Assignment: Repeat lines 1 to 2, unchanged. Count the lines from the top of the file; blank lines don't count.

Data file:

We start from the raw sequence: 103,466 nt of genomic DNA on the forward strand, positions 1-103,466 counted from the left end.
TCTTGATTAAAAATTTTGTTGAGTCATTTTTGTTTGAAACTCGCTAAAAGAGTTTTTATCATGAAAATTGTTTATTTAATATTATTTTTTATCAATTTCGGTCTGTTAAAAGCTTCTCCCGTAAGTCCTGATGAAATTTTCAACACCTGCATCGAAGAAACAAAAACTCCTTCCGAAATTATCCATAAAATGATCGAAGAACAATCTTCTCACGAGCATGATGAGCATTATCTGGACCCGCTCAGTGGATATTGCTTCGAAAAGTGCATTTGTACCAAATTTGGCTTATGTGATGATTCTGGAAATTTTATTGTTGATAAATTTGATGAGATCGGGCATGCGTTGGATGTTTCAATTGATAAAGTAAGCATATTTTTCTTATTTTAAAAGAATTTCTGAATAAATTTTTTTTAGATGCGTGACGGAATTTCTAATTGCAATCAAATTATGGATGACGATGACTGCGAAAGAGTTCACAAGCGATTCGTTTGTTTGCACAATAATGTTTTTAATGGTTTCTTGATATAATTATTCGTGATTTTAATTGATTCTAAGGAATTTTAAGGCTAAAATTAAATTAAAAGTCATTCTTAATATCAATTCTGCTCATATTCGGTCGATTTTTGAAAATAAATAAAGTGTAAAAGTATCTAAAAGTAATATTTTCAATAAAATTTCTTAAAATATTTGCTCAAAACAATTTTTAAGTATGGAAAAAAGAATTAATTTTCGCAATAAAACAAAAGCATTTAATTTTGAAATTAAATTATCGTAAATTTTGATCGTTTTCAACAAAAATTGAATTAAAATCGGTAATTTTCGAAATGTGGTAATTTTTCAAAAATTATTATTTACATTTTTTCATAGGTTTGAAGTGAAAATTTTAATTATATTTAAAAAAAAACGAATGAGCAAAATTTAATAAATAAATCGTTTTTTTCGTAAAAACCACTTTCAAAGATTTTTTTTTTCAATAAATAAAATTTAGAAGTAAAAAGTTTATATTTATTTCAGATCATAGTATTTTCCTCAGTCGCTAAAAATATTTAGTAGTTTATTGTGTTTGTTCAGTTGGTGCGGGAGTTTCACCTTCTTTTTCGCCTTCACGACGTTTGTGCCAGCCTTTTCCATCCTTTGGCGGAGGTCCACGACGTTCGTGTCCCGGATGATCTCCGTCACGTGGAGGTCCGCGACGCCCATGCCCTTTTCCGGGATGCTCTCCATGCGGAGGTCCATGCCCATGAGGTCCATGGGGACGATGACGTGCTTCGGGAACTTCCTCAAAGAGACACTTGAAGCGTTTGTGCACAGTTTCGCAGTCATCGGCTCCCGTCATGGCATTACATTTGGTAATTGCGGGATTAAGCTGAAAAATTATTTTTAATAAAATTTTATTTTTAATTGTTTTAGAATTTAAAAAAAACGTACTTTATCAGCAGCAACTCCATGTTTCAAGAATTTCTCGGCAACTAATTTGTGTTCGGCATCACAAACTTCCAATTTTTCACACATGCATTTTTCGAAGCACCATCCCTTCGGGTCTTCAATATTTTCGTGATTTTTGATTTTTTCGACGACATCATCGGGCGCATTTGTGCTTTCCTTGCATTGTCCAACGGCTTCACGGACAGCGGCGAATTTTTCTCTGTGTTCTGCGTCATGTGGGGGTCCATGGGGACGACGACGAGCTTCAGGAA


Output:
We start from the raw sequence: 103,466 nt of genomic DNA on the forward strand, positions 1-103,466 counted from the left end.
TCTTGATTAAAAATTTTGTTGAGTCATTTTTGTTTGAAACTCGCTAAAAGAGTTTTTATCATGAAAATTGTTTATTTAATATTATTTTTTATCAATTTCGGTCTGTTAAAAGCTTCTCCCGTAAGTCCTGATGAAATTTTCAACACCTGCATCGAAGAAACAAAAACTCCTTCCGAAATTATCCATAAAATGATCGAAGAACAATCTTCTCACGAGCATGATGAGCATTATCTGGACCCGCTCAGTGGATATTGCTTCGAAAAGTGCATTTGTACCAAATTTGGCTTATGTGATGATTCTGGAAATTTTATTGTTGATAAATTTGATGAGATCGGGCATGCGTTGGATGTTTCAATTGATAAAGTAAGCATATTTTTCTTATTTTAAAAGAATTTCTGAATAAATTTTTTTTAGATGCGTGACGGAATTTCTAATTGCAATCAAATTATGGATGACGATGACTGCGAAAGAGTTCACAAGCGATTCGTTTGTTTGCACAATAATGTTTTTAATGGTTTCTTGATATAATTATTCGTGATTTTAATTGATTCTAAGGAATTTTAAGGCTAAAATTAAATTAAAAGTCATTCTTAATATCAATTCTGCTCATATTCGGTCGATTTTTGAAAATAAATAAAGTGTAAAAGTATCTAAAAGTAATATTTTCAATAAAATTTCTTAAAATATTTGCTCAAAACAATTTTTAAGTATGGAAAAAAGAATTAATTTTCGCAATAAAACAAAAGCATTTAATTTTGAAATTAAATTATCGTAAATTTTGATCGTTTTCAACAAAAATTGAATTAAAATCGGTAATTTTCGAAATGTGGTAATTTTTCAAAAATTATTATTTACATTTTTTCATAGGTTTGAAGTGAAAATTTTAATTATATTTAAAAAAAAACGAATGAGCAAAATTTAATAAATAAATCGTTTTTTTCGTAAAAACCACTTTCAAAGATTTTTTTTTTCAATAAATAAAATTTAGAAGTAAAAAGTTTATATTTATTTCAGATCATAGTATTTTCCTCAGTCGCTAAAAATATTTAGTAGTTTATTGTGTTTGTTCAGTTGGTGCGGGAGTTTCACCTTCTTTTTCGCCTTCACGACGTTTGTGCCAGCCTTTTCCATCCTTTGGCGGAGGTCCACGACGTTCGTGTCCCGGATGATCTCCGTCACGTGGAGGTCCGCGACGCCCATGCCCTTTTCCGGGATGCTCTCCATGCGGAGGTCCATGCCCATGAGGTCCATGGGGACGATGACGTGCTTCGGGAACTTCCTCAAAGAGACACTTGAAGCGTTTGTGCACAGTTTCGCAGTCATCGGCTCCCGTCATGGCATTACATTTGGTAATTGCGGGATTAAGCTGAAAAATTATTTTTAATAAAATTTTATTTTTAATTGTTTTAGAATTTAAAAAAAACGTACTTTATCAGCAGCAACTCCATGTTTCAAGAATTTCTCGGCAACTAATTTGTGTTCGGCATCACAAACTTCCAATTTTTCACACATGCATTTTTCGAAGCACCATCCCTTCGGGTCTTCAATATTTTCGTGATTTTTGATTTTTTCGACGACATCATCGGGCGCATTTGTGCTTTCCTTGCATTGTCCAACGGCTTCACGGACAGCGGCGAATTTTTCTCTGTGTTCTGCGTCATGTGGGGGTCCATGGGGACGACGACGAGCTTCAGGAA